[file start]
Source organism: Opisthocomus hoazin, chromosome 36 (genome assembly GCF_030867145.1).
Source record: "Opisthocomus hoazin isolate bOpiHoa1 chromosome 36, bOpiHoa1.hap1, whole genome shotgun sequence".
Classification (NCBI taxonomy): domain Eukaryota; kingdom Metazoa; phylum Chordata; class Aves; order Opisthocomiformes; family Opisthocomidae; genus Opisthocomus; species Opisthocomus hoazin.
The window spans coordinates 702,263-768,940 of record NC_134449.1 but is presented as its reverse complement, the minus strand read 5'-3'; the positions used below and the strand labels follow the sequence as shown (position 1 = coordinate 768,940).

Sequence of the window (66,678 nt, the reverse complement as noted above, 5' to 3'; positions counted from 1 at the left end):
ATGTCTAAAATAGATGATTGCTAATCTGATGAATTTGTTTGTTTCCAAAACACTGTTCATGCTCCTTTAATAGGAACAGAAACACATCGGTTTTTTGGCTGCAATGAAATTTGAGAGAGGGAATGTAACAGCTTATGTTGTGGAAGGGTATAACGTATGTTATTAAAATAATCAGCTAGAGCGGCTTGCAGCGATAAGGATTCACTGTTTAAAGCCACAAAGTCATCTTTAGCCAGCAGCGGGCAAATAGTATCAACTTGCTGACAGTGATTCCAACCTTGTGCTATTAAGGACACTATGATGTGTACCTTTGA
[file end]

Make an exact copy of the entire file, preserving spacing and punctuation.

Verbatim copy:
Source organism: Opisthocomus hoazin, chromosome 36 (genome assembly GCF_030867145.1).
Source record: "Opisthocomus hoazin isolate bOpiHoa1 chromosome 36, bOpiHoa1.hap1, whole genome shotgun sequence".
Classification (NCBI taxonomy): domain Eukaryota; kingdom Metazoa; phylum Chordata; class Aves; order Opisthocomiformes; family Opisthocomidae; genus Opisthocomus; species Opisthocomus hoazin.
The window spans coordinates 702,263-768,940 of record NC_134449.1 but is presented as its reverse complement, the minus strand read 5'-3'; the positions used below and the strand labels follow the sequence as shown (position 1 = coordinate 768,940).

Sequence of the window (66,678 nt, the reverse complement as noted above, 5' to 3'; positions counted from 1 at the left end):
ATGTCTAAAATAGATGATTGCTAATCTGATGAATTTGTTTGTTTCCAAAACACTGTTCATGCTCCTTTAATAGGAACAGAAACACATCGGTTTTTTGGCTGCAATGAAATTTGAGAGAGGGAATGTAACAGCTTATGTTGTGGAAGGGTATAACGTATGTTATTAAAATAATCAGCTAGAGCGGCTTGCAGCGATAAGGATTCACTGTTTAAAGCCACAAAGTCATCTTTAGCCAGCAGCGGGCAAATAGTATCAACTTGCTGACAGTGATTCCAACCTTGTGCTATTAAGGACACTATGATGTGTACCTTTGA